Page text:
FIG. 3 is a perspective view of the GSRD 15. The GSRD is essentially an L-shaped bracket which mounts to the bottom of the bassinet 11. The GSRD is preferably constructed of 16-gauge, #3 finish stainless steel. However, other rigid materials such as plastic or plexiglass may also be utilized without departing from the scope of the present invention. Preferably, the material utilized should have a smooth surface for easier cleaning. A vertical arm 21 of the GSRD extends approximately 221/2 inches above the inside bottom surface of the bassinet. When utilized with an isolette, the vertical arm is reduced in height to approximately 14 inches.
Beginning at the top of the vertical arm, a plurality of pairs of small vertical slits 22 approximately 1-inch in height are placed every 1/2 inch of the vertical arm. In the preferred embodiment, a 1-inch wide hook and pile (e.g., Velcro) strap 23 is placed through a pair of the slits from the back of the vertical arm at the height where it is desired to restrain the gavage syringe 16. The hook and pile strap is wrapped tightly around the syringe, and the hook and pile sections of the strap are engaged to hold the syringe.
In the preferred embodiment, the GSRD has two 45° bends 24 and 25 rather than one 90° bend between the vertical arm 21 and a horizontal arm 26. The two 45° bends provide added strength and rigidity, and enable the GSRD to conform to the curvature of the inside corner of the bassinet where the bottom meets the side wall. The GSRD may also be formed with a quarter-circular arc having a radius of curvature which approximates the curvature of the corner of the inside surface of the bassinet.
The horizontal arm 26 extends approximately 10 inches from the lower 45° bend 25. The horizontal arm is mounted to the inside bottom surface of the bassinet 11. In the preferred embodiment, two Velcro pads 27 and 28 (shown in phantom) are attached to the bottom of the horizontal arm. Corresponding pads (not shown) are attached to the inside bottom surface of the bassinet. The pads may be attached to the GSRD and the bassinet with a strong adhesive. Obviously, if hook pads are attached to the GSRD, then pile pads are attached to the bassinet, and vice versa.
FIG. 4 is a partial cross-sectional view of the apparatus of FIG. 2 taken along line 4--4. This view illustrates the two 45° bends 24 and 25, and shows an exemplary positioning of the Velcro pads 27 and 28 on the bottom of the horizontal arm 26. After mounting the GSRD to the inside bottom surface of the bassinet, the removable mattress 14 is placed in the bassinet, covering the horizontal arm 26 of the GSRD. The infant is then placed upon the mattress and prepared for feeding by inserting the catheter 17.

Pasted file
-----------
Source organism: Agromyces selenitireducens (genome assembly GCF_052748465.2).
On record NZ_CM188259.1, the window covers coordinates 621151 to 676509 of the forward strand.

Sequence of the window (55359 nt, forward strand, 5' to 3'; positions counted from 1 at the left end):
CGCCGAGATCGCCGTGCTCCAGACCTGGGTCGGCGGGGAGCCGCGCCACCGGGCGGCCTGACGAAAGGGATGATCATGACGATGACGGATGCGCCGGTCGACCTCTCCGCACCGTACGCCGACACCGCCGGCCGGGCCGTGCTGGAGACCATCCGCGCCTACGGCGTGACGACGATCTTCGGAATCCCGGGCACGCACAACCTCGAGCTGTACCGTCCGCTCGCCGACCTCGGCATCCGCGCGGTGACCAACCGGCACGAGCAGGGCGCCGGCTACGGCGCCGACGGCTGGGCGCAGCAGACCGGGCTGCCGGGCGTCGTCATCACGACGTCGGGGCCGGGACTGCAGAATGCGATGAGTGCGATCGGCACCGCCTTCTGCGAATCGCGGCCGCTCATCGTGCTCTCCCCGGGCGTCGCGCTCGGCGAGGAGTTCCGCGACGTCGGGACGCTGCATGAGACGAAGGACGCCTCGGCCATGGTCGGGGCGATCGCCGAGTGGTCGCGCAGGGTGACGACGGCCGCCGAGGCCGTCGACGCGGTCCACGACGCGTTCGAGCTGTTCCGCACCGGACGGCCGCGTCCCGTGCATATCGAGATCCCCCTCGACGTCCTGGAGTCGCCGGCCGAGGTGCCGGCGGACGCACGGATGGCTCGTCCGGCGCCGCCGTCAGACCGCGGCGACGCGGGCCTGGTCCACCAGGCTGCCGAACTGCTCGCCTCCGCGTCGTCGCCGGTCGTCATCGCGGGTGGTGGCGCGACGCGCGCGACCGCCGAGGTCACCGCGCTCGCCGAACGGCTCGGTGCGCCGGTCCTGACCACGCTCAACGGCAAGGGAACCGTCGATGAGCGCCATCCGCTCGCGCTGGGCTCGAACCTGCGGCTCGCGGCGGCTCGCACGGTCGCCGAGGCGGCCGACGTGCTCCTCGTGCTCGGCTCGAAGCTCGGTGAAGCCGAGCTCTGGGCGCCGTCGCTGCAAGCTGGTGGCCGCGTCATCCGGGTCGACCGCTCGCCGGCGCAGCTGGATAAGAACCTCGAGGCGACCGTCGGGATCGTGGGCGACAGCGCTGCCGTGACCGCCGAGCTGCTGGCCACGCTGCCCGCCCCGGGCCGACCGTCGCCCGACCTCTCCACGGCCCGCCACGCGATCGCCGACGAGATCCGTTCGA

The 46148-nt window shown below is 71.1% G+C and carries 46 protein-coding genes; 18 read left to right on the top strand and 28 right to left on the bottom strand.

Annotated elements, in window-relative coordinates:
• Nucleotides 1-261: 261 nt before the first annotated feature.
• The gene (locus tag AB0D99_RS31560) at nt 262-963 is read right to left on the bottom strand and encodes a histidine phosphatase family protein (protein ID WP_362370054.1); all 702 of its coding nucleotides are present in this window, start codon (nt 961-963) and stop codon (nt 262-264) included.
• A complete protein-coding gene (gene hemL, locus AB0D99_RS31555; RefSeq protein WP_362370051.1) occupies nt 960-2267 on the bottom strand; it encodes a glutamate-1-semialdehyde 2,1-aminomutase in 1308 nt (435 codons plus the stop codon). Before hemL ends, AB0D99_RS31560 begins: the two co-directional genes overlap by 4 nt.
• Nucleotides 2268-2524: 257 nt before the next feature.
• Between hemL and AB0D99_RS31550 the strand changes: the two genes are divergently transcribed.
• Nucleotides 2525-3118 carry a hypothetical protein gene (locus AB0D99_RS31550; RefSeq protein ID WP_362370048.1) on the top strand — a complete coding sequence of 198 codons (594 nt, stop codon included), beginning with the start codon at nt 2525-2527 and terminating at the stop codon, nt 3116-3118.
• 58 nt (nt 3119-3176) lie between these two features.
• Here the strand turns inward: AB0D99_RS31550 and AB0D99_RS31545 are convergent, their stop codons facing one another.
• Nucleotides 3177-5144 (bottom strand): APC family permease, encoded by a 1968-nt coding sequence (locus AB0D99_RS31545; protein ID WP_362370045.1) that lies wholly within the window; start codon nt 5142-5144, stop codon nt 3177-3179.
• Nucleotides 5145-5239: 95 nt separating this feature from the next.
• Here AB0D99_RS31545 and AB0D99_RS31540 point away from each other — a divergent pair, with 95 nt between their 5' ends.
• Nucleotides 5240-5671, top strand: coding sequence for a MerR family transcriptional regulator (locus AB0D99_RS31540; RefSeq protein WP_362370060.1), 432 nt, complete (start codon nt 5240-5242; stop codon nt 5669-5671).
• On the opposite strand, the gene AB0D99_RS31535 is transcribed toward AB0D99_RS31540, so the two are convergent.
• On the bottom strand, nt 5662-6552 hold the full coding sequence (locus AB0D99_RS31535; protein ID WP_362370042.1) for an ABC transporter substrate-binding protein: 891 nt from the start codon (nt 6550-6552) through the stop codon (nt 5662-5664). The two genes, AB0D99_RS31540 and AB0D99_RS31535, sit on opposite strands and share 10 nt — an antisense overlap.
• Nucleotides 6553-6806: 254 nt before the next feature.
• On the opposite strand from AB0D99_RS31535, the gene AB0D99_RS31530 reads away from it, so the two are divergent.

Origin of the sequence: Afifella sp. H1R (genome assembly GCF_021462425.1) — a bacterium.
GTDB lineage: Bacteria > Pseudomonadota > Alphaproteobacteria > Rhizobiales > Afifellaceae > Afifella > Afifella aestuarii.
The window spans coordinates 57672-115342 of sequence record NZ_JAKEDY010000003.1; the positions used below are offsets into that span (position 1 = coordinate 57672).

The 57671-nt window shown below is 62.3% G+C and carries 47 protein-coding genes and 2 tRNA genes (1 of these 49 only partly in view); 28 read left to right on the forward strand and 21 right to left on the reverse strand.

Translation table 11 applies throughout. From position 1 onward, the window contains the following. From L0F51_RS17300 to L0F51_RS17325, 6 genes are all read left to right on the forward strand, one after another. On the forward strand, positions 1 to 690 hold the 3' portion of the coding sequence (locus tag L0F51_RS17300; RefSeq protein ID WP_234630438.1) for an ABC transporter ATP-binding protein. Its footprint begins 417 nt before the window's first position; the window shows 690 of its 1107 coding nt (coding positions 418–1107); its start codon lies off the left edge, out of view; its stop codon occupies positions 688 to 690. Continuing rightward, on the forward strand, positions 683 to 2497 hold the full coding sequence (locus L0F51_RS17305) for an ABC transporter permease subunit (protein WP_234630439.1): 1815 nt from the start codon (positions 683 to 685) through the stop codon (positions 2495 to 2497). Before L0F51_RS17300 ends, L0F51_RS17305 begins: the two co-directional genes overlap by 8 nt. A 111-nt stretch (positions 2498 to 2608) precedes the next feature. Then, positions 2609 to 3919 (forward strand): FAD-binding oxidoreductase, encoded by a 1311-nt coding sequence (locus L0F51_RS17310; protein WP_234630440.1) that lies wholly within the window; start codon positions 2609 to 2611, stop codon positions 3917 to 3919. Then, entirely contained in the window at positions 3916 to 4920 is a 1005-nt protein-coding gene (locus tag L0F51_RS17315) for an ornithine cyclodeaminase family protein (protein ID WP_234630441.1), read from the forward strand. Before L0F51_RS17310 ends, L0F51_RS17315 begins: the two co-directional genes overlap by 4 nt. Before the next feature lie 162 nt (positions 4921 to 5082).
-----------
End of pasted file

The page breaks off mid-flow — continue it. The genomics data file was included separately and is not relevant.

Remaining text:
It is thus believed that the operation and construction of the present invention will be apparent from the foregoing description. While the apparatus shown and described has been characterized as being preferred, it will be readily apparent that various changes and modifications could be made therein without departing from the scope of the invention as defined in the following claims.
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|Citing Patent||Filing date||Publication date||Applicant||Title|
|US20110087193 *||Apr 14, 2011||Hyun Dongchul D||Gravity Feeding Device|
|US20140310870 *||Apr 18, 2014||Oct 23, 2014||Tekna, Inc.||Multi-functional hospital bassinet|
|WO2011046763A1 *||Oct 1, 2010||Apr 21, 2011||Acacia, Inc.||Gravity feeding device|
|WO2014172642A1 *||Apr 18, 2014||Oct 23, 2014||Tekna, Inc.||Multi-functional hospital bassinet|
|U.S. Classification||604/77, 604/79|
|International Classification||A61G11/00, A61J15/00, A61J9/06|
|Cooperative Classification||A61J9/063, A61J9/0661, A61J9/0638, A61G11/00, A61J15/0003, A61J9/06|
|European Classification||A61J9/06, A61J15/00|
|Dec 3, 1998||AS||Assignment|
Owner name: GROUNDZERO CORPORATION, TEXAS
Free format text: ASSIGNMENT OF ASSIGNORS INTEREST;ASSIGNOR:BENEKE, CRAIG A.;REEL/FRAME:009621/0942
Effective date: 19981202
|Apr 12, 2004||FPAY||Fee payment|
Year of fee payment: 4
|Apr 28, 2004||REMI||Maintenance fee reminder mailed|
|Apr 21, 2008||REMI||Maintenance fee reminder mailed|
|Oct 8, 2008||FPAY||Fee payment|
Year of fee payment: 8
|Oct 8, 2008||SULP||Surcharge for late payment|
Year of fee payment: 7
|May 21, 2012||REMI||Maintenance fee reminder mailed|
|Oct 10, 2012||LAPS||Lapse for failure to pay maintenance fees|
|Nov 27, 2012||FP||Expired due to failure to pay maintenance fee|
Effective date: 20121010